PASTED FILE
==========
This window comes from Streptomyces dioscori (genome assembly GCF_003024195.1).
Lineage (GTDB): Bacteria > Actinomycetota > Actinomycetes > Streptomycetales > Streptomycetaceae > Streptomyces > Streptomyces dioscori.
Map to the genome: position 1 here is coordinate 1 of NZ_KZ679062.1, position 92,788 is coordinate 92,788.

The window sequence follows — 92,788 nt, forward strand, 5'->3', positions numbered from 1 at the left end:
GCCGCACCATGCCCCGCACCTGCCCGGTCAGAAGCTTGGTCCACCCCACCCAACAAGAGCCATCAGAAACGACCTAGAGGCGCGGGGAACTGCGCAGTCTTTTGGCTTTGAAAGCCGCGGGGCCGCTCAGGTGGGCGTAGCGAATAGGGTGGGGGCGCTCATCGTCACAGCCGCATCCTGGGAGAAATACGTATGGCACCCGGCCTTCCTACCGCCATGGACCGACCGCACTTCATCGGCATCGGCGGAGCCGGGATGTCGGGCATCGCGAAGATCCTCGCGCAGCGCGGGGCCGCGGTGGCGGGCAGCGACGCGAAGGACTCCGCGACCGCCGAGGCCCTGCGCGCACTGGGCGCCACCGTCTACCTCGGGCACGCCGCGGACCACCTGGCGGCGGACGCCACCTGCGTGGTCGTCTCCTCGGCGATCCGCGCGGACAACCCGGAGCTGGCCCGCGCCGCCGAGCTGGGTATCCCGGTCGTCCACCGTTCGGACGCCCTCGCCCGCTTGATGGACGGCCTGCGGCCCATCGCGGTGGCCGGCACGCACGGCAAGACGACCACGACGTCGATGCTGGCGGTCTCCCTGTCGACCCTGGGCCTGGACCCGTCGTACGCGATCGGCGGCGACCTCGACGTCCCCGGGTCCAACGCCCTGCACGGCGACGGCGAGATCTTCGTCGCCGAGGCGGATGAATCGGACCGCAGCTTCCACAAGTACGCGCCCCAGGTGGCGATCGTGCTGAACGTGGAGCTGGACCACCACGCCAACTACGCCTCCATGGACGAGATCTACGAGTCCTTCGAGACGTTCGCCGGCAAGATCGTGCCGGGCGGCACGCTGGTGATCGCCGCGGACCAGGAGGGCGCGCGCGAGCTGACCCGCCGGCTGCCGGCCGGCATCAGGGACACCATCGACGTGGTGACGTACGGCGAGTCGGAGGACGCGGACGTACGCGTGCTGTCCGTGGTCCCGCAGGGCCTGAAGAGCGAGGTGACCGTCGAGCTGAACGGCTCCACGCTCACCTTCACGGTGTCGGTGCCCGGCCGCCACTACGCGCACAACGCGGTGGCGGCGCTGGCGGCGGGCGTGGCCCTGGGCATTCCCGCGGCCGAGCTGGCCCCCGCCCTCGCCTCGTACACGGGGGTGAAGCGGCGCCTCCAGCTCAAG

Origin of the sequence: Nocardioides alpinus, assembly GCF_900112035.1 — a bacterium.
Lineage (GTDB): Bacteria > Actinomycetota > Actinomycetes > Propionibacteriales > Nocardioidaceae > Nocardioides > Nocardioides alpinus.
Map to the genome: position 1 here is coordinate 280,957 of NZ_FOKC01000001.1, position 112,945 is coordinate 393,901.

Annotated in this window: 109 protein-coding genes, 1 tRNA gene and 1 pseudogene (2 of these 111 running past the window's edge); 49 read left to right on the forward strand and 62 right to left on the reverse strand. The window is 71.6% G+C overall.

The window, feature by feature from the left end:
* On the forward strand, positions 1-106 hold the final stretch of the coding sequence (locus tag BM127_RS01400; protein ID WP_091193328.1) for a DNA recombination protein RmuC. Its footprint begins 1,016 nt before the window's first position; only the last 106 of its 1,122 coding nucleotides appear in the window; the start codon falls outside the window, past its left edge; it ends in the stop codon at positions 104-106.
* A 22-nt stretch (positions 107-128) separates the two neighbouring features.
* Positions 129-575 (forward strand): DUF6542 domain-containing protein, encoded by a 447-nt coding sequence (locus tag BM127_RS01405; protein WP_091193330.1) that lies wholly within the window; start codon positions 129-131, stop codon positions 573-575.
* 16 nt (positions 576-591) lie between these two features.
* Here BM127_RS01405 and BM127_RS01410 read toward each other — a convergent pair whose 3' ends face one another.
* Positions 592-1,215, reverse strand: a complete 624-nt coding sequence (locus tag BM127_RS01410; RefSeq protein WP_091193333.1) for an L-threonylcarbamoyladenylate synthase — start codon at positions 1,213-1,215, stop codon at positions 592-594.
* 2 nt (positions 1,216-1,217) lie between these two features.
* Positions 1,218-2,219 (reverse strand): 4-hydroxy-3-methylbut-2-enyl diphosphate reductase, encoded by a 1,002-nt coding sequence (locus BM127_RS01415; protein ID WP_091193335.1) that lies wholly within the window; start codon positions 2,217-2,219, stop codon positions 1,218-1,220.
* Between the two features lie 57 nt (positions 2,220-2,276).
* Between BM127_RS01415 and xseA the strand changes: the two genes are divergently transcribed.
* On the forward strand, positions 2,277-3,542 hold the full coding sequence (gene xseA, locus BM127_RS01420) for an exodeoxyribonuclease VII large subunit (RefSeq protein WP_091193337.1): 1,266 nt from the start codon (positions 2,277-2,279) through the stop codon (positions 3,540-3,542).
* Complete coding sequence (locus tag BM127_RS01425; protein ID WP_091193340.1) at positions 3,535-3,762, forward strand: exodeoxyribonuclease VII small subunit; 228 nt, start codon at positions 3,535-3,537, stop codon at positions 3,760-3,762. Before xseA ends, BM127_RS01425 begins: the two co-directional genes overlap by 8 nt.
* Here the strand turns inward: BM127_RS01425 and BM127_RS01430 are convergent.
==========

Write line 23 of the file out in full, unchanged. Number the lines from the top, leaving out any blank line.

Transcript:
* Here the strand turns inward: BM127_RS01425 and BM127_RS01430 are convergent.